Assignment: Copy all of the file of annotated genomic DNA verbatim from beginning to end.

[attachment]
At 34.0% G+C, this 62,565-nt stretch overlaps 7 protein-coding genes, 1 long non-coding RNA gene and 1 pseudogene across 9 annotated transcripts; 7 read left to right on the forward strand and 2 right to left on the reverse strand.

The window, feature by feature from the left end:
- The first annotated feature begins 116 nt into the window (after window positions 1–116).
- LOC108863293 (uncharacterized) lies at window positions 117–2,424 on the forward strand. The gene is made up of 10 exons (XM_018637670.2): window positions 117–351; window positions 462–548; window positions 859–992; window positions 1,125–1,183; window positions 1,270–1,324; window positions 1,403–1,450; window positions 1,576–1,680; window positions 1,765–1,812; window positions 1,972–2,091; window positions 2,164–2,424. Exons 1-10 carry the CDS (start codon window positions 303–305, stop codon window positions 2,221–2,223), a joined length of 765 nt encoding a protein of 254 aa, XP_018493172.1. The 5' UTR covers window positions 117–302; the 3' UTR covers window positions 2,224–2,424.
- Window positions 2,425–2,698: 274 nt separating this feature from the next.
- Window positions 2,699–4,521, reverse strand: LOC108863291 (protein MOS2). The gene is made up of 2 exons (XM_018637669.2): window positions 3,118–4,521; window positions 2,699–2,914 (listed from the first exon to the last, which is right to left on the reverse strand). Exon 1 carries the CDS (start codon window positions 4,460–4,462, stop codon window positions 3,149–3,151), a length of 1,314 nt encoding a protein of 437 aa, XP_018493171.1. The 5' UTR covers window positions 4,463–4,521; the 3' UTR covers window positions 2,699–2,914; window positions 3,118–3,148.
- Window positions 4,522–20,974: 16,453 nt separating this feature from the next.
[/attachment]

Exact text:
At 34.0% G+C, this 62,565-nt stretch overlaps 7 protein-coding genes, 1 long non-coding RNA gene and 1 pseudogene across 9 annotated transcripts; 7 read left to right on the forward strand and 2 right to left on the reverse strand.

The window, feature by feature from the left end:
- The first annotated feature begins 116 nt into the window (after window positions 1–116).
- LOC108863293 (uncharacterized) lies at window positions 117–2,424 on the forward strand. The gene is made up of 10 exons (XM_018637670.2): window positions 117–351; window positions 462–548; window positions 859–992; window positions 1,125–1,183; window positions 1,270–1,324; window positions 1,403–1,450; window positions 1,576–1,680; window positions 1,765–1,812; window positions 1,972–2,091; window positions 2,164–2,424. Exons 1-10 carry the CDS (start codon window positions 303–305, stop codon window positions 2,221–2,223), a joined length of 765 nt encoding a protein of 254 aa, XP_018493172.1. The 5' UTR covers window positions 117–302; the 3' UTR covers window positions 2,224–2,424.
- Window positions 2,425–2,698: 274 nt separating this feature from the next.
- Window positions 2,699–4,521, reverse strand: LOC108863291 (protein MOS2). The gene is made up of 2 exons (XM_018637669.2): window positions 3,118–4,521; window positions 2,699–2,914 (listed from the first exon to the last, which is right to left on the reverse strand). Exon 1 carries the CDS (start codon window positions 4,460–4,462, stop codon window positions 3,149–3,151), a length of 1,314 nt encoding a protein of 437 aa, XP_018493171.1. The 5' UTR covers window positions 4,463–4,521; the 3' UTR covers window positions 2,699–2,914; window positions 3,118–3,148.
- Window positions 4,522–20,974: 16,453 nt separating this feature from the next.